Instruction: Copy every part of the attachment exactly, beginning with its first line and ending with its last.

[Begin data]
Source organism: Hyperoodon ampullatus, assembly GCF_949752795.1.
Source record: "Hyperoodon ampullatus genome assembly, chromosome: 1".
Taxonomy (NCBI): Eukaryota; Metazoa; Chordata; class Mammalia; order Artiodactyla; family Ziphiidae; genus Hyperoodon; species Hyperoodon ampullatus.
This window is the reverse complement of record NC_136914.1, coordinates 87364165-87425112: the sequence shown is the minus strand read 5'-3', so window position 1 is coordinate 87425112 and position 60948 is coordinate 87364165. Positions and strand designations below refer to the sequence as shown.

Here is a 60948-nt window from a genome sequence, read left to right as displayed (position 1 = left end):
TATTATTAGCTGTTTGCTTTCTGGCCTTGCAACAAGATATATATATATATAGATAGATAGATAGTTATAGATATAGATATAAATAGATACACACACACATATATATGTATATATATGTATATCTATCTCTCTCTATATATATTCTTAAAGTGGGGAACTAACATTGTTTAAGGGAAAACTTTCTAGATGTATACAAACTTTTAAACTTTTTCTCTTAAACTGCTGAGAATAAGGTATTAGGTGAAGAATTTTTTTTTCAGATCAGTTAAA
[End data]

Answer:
Source organism: Hyperoodon ampullatus, assembly GCF_949752795.1.
Source record: "Hyperoodon ampullatus genome assembly, chromosome: 1".
Taxonomy (NCBI): Eukaryota; Metazoa; Chordata; class Mammalia; order Artiodactyla; family Ziphiidae; genus Hyperoodon; species Hyperoodon ampullatus.
This window is the reverse complement of record NC_136914.1, coordinates 87364165-87425112: the sequence shown is the minus strand read 5'-3', so window position 1 is coordinate 87425112 and position 60948 is coordinate 87364165. Positions and strand designations below refer to the sequence as shown.

Here is a 60948-nt window from a genome sequence, read left to right as displayed (position 1 = left end):
TATTATTAGCTGTTTGCTTTCTGGCCTTGCAACAAGATATATATATATATAGATAGATAGATAGTTATAGATATAGATATAAATAGATACACACACACATATATATGTATATATATGTATATCTATCTCTCTCTATATATATTCTTAAAGTGGGGAACTAACATTGTTTAAGGGAAAACTTTCTAGATGTATACAAACTTTTAAACTTTTTCTCTTAAACTGCTGAGAATAAGGTATTAGGTGAAGAATTTTTTTTTCAGATCAGTTAAA